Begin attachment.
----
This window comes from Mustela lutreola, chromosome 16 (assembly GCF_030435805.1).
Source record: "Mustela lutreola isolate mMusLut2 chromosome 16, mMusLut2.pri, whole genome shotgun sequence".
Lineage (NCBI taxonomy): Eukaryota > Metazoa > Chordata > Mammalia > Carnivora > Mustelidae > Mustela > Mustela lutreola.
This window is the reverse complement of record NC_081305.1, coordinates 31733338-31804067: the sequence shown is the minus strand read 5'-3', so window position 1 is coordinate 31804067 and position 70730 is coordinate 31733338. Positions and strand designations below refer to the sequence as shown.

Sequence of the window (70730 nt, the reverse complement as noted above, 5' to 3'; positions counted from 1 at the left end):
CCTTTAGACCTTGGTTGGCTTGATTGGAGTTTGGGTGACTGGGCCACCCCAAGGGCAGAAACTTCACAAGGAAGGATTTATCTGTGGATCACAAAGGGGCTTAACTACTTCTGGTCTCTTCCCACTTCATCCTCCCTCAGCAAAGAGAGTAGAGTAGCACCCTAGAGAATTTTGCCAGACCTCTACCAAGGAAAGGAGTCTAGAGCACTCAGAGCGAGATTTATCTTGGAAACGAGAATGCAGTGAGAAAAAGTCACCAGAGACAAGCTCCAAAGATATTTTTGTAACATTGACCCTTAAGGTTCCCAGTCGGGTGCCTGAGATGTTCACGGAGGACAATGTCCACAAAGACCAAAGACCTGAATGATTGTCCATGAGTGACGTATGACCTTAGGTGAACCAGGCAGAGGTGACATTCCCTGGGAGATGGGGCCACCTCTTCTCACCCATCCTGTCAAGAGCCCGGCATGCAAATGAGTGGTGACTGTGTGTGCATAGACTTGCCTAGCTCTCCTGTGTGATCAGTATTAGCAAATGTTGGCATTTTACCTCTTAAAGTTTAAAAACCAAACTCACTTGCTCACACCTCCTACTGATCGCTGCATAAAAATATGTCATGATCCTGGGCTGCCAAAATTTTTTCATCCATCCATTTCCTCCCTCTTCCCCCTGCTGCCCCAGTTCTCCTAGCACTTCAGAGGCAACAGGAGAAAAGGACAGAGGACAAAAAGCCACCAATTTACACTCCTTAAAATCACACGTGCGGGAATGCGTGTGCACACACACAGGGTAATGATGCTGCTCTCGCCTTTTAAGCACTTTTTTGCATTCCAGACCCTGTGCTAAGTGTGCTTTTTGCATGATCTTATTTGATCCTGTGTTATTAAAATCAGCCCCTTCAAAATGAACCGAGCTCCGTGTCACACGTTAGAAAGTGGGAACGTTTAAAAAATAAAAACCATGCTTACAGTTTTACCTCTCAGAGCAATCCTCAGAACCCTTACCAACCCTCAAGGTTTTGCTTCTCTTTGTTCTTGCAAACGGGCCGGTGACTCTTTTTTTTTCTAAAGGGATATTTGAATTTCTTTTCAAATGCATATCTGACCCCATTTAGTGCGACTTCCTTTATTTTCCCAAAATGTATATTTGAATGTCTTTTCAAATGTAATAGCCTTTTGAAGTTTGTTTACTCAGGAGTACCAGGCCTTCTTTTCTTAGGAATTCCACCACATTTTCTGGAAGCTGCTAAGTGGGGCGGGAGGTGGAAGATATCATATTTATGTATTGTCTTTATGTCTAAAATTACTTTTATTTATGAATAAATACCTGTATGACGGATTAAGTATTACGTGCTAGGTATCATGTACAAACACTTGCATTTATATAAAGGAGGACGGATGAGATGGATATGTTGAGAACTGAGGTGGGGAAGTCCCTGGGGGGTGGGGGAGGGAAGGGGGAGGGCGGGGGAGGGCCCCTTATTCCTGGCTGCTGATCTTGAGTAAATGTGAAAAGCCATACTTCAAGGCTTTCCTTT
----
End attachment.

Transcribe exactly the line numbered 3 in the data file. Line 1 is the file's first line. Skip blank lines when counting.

Lineage (NCBI taxonomy): Eukaryota > Metazoa > Chordata > Mammalia > Carnivora > Mustelidae > Mustela > Mustela lutreola.